Kazoodles celebrated it’s 14th anniversary right before Washington state began restrictions due to the coronavirus pandemic
VANCOUVER — “We’re rainbows and happiness and sunshine and hearts, and that’s what we are,” said Leah Pickering, owner of Kazoodles Toys on Mill Plain Boulevard in Vancouver. That description of Kazoodles holds as every inch of the walls and most of the store floor is decorated with shelves of toys.
Pickering’s journey as the store owner is still reasonably new, as she has only been in that position since early last year. She isn’t new to Kazoodles however. “I worked here for seven years,” Pickering said. “Fortunately, I have been trained really well by the previous owner, and I had worked here. I have a lot of people who are very supportive [and] who I can ask questions.”
Kazoodles celebrated it’s 14th anniversary right before Washington state began restrictions due to the coronavirus pandemic. However, the Mill Plain store has only been around for 11 of those 14 years, with a second location formerly located in Downtown Vancouver.
Before Pickering took over from the previous owners, Bob and Mary Sisson, Kazoodles began as two grandparents looking for toys for their grandkids. “Bob and Mary were continuously driving across the river to pick up toys and find interesting things for their grandchildren, and they saw an opportunity to start a store and did so.”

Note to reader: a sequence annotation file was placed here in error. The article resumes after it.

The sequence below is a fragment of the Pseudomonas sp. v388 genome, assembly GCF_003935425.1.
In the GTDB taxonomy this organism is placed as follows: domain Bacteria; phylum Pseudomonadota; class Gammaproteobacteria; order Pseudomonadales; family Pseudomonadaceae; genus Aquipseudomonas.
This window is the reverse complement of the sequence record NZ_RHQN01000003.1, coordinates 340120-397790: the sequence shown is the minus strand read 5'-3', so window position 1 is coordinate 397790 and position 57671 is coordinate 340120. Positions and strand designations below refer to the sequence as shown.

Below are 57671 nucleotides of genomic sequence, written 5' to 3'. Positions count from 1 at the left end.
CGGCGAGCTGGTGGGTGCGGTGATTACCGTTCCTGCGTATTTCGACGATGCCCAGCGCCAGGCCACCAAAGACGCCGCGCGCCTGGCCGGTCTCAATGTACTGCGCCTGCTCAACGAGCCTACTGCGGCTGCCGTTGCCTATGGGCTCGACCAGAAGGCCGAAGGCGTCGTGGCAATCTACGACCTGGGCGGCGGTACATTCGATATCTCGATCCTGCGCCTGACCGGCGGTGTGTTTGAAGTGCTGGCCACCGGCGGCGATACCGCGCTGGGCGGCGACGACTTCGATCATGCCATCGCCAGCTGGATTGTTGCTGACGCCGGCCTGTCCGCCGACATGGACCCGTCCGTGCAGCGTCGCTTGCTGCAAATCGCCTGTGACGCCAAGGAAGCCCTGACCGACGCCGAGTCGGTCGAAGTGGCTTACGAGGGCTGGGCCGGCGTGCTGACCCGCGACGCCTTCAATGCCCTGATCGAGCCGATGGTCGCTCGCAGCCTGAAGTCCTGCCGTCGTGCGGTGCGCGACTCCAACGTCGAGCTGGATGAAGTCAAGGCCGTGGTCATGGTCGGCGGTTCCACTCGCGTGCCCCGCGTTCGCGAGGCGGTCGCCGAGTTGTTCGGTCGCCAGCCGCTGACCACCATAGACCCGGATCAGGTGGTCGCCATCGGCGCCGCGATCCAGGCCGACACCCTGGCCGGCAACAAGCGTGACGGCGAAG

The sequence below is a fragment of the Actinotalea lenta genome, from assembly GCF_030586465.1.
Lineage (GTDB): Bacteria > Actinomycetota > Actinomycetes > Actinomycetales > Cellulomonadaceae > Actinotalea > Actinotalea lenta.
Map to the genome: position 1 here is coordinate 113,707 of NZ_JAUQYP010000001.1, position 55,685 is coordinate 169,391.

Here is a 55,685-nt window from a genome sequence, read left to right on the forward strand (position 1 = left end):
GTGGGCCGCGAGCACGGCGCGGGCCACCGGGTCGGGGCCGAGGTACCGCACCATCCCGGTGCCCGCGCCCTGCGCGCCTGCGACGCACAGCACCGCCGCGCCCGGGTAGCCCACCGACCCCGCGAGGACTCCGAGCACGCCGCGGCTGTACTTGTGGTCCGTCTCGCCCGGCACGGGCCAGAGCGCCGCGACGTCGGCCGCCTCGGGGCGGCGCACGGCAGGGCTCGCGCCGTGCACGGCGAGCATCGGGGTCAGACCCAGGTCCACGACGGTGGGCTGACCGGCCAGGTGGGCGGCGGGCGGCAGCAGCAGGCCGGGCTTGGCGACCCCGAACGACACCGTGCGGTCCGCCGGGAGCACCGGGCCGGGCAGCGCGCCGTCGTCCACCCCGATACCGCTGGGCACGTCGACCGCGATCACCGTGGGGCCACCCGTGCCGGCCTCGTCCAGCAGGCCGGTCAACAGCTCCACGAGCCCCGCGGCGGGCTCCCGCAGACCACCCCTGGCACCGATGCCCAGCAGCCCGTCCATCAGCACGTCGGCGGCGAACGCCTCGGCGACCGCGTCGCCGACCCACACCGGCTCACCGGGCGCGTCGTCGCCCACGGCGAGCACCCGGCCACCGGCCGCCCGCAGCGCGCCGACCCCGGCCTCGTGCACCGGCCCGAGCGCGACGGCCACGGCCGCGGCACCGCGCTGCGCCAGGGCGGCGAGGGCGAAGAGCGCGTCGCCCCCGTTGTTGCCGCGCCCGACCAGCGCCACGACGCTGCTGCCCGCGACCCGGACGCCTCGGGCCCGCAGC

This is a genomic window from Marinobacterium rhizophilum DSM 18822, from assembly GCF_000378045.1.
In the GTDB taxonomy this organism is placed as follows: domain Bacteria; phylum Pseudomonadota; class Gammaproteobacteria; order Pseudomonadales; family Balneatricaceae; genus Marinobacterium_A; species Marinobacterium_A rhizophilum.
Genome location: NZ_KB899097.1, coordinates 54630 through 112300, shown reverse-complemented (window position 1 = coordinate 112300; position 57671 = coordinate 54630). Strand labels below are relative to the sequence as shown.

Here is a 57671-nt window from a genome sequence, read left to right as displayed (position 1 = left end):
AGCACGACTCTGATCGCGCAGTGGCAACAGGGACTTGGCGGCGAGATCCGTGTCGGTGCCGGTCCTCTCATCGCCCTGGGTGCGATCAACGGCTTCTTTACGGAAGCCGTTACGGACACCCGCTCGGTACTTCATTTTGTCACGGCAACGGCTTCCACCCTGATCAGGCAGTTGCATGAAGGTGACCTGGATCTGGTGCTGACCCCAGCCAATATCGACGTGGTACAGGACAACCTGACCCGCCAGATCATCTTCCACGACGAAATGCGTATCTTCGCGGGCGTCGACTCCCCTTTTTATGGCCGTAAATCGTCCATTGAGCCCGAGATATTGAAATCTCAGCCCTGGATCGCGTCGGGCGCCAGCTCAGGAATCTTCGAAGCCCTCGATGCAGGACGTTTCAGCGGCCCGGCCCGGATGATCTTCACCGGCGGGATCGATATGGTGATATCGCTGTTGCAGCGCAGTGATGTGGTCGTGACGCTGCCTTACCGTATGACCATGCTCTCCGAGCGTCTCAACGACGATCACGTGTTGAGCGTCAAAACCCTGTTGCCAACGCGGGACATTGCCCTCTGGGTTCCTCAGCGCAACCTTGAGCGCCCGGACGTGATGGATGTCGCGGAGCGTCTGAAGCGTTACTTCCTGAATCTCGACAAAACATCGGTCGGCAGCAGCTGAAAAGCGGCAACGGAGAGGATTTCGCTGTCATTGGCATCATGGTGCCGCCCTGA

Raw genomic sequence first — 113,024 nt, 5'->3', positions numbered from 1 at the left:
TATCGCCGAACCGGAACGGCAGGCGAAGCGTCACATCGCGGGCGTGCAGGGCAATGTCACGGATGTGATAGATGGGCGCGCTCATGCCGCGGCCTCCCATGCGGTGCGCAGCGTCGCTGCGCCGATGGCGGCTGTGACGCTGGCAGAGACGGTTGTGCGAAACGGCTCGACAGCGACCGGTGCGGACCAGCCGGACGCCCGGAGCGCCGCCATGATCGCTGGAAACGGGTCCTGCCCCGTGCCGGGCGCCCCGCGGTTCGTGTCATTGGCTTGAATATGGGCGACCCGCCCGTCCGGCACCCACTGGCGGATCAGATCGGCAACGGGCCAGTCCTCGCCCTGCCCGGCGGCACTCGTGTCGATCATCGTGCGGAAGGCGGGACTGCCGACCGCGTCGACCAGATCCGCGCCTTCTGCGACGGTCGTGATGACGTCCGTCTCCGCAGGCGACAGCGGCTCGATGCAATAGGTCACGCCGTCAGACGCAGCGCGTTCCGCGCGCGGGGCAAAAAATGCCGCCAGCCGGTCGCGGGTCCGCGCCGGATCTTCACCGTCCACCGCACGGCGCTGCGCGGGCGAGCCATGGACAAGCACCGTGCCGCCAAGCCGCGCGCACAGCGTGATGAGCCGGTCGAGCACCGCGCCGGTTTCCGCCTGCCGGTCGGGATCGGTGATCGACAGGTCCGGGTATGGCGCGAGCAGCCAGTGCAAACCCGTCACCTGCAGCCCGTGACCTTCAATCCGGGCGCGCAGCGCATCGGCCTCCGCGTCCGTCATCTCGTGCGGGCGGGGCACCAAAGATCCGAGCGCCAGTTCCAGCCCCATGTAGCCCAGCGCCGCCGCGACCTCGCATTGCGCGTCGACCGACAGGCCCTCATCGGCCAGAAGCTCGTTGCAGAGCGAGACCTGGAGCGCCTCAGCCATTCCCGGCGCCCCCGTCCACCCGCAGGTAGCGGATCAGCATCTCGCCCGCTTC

Pickering is continuing that legacy of children-powered play and exciting toys.
“When I knew that Bob and Mary were thinking about selling the store, it really upset me because I just couldn’t picture Vancouver without this store.” Pickering said, “I didn’t know how I was going to buy it, but I knew I had to. And that kind of kicked me off on my journey.”
Pickering’s journey has been incredibly eventful, with her taking ownership of the store officially just months before the pandemic. Pickering feels that play, toys, and toy stores, in general, are now more critical than ever for children.
“Just like adults, this is a very stressful time for children. And the beauty of play is that it’s stress relief, especially unstructured child-like play.” Pickering said, “The beauty of a board game is that togetherness, and family time. It doesn’t even have to be family time it can be sibling time.”
Pickering feels that toy stores and toys help children deal with some of the discomforts and stress that we are living through but parents.
“We have parents who are looking to us to continually refresh the things that they are offering their children,” Pickering said, “We have children who have special needs whose parents rely on us to carry a specific type of product every now and then.”
The store has also seen an increase in book sales as well with Pickering noting that the children that come into the store during the pandemic “would like something new.”
Pickering loves the opportunities for community interaction that come from the store as well.
”We see them from birth to teens a lot of the time. It’s such an incredible privilege to play a small part in those families’ development.” Pickering said, “They could choose anyone, and it’s really a privilege for them to choose us.”
To learn more about Kazoodles Toys, visit: www.kazoodlestoys.com.